Pine Bluff Symphony closes out anniversary season in style


A Review

The Pine Bluff Symphony Orchestra concluded its silver anniversary season with “An Afternoon at the Opera” in a partnership with the University of Arkansas at Pine Bluff Vesper Choir and the Arkansas Festival Ballet.

The musical spectacle held at UAPB’s Hathaway-Howard Fine Arts Center included passionately sung opera selections in both the German and Italian languages as well as leaping dancers in Egyptian and Spanish garb.

From the moment that Symphony conductor Charles Jones Evans lowered his baton to kick off the opening piece, The Magic Flute, until he laid it down at the conclusion of Carmen, marking the concert’s end, a feast of sound and sight was enjoyed by all.

From Die Zauberflote (The Magic Flute) completed by Wolfgang Amadeus Mozart in 1791, paired the symphony with the impressive vocals of Vesper Choir first tenor Stephan Burse and first soprano Phyllisa Dunk, who portrayed the characters of Tamino and Pamina respectively.

Burse and Dunk not only sung with incredible power and precision but did it all singing in Mozart’s native German language.

Over the course of several acts, the story is told of Prince Tamino, who finds himself on a quest to secure entry into the Temple of Wisdom, and the woman who he falls in love with, Pamina, daughter of the Queen of the Night.

The solo performances of Burse and Dunk are strongly supported by other members of the Vesper Choir, who take up places at the front of the stage alongside the principals.

The symphonic accompaniment was superb throughout, with the overture to The Magic Flute characterized by a measured, slow start shifting to a flurry of insistent violins followed by the cellos and culminating in full symphonic participation.

Final Scene from Act I of Tosca (1900) by Giacoma Puccini, featured solo performances by UAPB Vesper Choir Assistant Director Heidi Cohenour-Gordon singing soprano as Florio Tosca and University of Central Arkansas associate professor Robert Holden singing baritone as Baron Scarpia.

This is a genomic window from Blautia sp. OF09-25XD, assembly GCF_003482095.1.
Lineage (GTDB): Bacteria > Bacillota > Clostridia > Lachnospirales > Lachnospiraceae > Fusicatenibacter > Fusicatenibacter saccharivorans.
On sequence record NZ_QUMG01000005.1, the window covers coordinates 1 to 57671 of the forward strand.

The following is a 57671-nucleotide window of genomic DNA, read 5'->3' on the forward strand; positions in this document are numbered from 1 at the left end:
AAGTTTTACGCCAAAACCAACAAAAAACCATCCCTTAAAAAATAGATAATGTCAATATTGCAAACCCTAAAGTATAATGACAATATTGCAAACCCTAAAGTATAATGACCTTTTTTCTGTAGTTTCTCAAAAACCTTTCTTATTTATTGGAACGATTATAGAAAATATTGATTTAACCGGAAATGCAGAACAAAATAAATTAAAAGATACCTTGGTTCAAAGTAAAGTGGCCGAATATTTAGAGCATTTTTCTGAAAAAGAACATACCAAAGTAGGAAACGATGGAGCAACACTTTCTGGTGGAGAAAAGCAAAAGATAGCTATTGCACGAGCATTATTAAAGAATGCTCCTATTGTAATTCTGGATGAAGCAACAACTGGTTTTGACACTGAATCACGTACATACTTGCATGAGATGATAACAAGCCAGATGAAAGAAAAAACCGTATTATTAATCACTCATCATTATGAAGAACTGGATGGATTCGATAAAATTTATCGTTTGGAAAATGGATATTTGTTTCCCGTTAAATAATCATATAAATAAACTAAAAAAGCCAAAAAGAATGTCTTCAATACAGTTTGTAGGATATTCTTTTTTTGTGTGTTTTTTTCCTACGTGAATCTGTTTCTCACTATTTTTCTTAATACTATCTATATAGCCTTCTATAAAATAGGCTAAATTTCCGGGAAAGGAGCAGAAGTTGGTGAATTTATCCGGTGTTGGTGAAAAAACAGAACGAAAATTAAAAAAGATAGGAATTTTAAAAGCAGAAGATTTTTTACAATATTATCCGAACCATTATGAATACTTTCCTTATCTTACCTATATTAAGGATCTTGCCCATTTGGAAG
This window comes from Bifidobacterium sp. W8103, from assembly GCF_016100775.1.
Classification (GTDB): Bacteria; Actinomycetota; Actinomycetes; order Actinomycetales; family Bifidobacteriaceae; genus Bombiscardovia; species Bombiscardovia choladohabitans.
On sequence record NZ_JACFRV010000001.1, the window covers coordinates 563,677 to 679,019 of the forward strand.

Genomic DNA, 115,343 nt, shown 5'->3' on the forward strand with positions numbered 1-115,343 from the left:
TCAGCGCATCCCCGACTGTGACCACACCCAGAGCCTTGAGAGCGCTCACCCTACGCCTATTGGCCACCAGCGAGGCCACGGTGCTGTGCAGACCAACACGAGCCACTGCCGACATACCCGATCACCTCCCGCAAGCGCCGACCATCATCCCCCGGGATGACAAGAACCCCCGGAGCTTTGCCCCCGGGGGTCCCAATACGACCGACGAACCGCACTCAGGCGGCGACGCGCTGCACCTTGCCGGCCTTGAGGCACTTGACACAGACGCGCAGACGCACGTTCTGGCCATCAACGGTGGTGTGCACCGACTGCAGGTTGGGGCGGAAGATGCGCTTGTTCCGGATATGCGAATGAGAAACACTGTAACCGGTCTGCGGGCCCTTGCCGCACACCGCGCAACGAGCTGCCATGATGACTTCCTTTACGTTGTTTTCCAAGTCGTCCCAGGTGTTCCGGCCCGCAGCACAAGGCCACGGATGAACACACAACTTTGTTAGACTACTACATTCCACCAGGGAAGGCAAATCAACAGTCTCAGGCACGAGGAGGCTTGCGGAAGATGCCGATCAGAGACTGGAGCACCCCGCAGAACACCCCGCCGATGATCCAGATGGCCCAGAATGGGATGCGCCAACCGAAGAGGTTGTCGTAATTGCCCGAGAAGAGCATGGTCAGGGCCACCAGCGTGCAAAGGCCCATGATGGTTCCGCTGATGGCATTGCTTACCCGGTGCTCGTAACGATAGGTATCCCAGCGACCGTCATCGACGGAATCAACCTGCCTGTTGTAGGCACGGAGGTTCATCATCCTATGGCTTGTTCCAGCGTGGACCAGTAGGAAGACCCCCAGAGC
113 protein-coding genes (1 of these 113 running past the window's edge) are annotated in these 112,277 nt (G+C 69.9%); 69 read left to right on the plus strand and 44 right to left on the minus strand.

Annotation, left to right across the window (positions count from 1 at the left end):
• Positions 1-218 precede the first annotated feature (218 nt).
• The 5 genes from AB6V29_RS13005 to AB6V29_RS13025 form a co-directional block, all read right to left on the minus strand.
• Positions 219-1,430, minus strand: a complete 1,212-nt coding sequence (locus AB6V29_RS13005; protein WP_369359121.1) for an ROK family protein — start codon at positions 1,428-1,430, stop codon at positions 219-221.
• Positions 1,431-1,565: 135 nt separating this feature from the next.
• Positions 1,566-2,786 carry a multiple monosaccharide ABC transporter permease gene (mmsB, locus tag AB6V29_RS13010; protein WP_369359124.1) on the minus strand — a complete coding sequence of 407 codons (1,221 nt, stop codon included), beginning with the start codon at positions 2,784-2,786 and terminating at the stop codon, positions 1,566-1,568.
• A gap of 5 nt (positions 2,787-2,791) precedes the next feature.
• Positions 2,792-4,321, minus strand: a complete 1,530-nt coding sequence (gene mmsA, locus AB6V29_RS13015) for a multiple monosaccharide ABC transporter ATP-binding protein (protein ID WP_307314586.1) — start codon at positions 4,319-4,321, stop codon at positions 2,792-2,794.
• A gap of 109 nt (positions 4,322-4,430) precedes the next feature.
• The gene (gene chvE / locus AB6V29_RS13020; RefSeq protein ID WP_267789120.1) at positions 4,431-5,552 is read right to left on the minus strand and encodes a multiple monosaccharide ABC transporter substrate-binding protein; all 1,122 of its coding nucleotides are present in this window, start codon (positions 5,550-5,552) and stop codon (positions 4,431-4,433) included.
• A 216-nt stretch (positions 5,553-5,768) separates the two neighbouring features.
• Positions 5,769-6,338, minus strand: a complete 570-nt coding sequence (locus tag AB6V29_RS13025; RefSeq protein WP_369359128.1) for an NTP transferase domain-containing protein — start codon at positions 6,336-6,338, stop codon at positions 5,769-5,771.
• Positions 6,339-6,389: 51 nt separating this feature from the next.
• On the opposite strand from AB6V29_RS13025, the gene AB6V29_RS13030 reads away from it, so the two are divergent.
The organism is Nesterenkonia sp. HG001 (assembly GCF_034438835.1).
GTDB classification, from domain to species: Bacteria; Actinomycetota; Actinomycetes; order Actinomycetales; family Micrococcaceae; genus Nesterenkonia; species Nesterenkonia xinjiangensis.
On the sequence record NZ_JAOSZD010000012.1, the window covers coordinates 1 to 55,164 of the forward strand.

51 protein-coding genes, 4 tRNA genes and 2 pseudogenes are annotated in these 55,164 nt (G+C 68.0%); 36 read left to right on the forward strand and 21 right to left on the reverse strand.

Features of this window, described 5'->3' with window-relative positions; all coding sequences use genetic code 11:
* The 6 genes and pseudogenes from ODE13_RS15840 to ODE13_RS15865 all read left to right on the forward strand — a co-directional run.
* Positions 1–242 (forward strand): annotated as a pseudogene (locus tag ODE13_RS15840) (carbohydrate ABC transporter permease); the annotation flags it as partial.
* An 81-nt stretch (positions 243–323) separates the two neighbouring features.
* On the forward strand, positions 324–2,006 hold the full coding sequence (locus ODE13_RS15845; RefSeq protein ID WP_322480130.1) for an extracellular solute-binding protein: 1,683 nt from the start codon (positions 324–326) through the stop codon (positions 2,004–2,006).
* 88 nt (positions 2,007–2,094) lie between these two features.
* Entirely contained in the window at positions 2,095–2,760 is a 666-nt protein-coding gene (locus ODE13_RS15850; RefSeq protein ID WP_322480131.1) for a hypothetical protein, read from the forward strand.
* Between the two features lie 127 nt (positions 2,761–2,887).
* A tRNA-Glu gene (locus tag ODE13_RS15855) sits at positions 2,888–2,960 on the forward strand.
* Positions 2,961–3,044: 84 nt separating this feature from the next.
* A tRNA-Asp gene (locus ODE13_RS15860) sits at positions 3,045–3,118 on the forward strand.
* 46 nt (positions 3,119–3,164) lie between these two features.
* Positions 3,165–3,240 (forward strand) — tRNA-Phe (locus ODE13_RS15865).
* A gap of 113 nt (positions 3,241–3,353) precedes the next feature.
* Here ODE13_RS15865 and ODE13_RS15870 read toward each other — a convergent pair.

The story of the opera singer Florio Tosca, her love for the painter Cavaradossi, and the determination of Baron Scarpia to break it up, is told through the brilliant performances of Cohenour-Gordon and Holden accompanied by the full Vesper Choir and the symphony.

The piece was vibrantly presented with the masterful vocalizations of Cohenour-Gordon strongly accented by the Vesper Choir who played the role of a crowd. The dynamic contributions of the symphony rounded out a wonderful performance.

In “Bacchanale” from Samson et Dalilah (1877) by Camille Saint-Saens, the story of the Philistine defeat of Samson and the Hebrews and the subsequent celebration is told.

The music evoked the exotic sounds of the Middle East, creating images of snake charmers and whirling dervishes in the mind’s eye.

The second half of the concert started off with Prelude and Bridal Chorus from Act III of Lohengrin (1850) by Richard Wagner.

The prelude was highlighted by the unique tone only the French horn can produce that was soon joined by the violins in an anticipatory tone.

The bridal march is indeed familiar to anyone who has ever been to a wedding.

Sung in German by the Vesper Choir and beautifully played by the symphony, the march was equal parts noble and tender.

Triumphal March and Ballet (Act II Finale) from Aida by Giuseppe Verdi, brought dancers from the Arkansas Festival Ballet to join the choir and the orchestra.

A tale of Egyptian victory over the Ethiopians, Aida as performed by the Pine Bluff Symphony Orchestra was a delight and featured the dancers decked out in Egyptian attire moving up and down the aisles of the auditorium, hands raised in a pose familiar to anyone who has ever seen human depictions in Egyptian hyrogliphyics.

The eight women and one man who made up the troupe thoroughly entertained the crowd.

From Carmen (1875) by Georges Bizet, the story of a beautiful gypsy woman who captivates a hapless army corporal, featured a number of excerpts from one of the most well known and beloved operas in existence.

The dancers from the Arkansas Festival Ballet again took to the aisles, this time in Spanish gypsy clothing.

The Vesper Choir was also out in full force with bass Devin Heggie turning in an outstanding performance.

Vesper Choir sopranos Phyllisa Dunk, Naocea Evans and Janitha Lawson as well as alto Robin Roberts and baritones David McCollough and Echol Simpson delivered additional impressive solos.

The conclusion of the last concert of the season had the audience on its feet in a sustained standing ovation that provided a fitting tribute to the professional caliber entertainment that all had witnessed.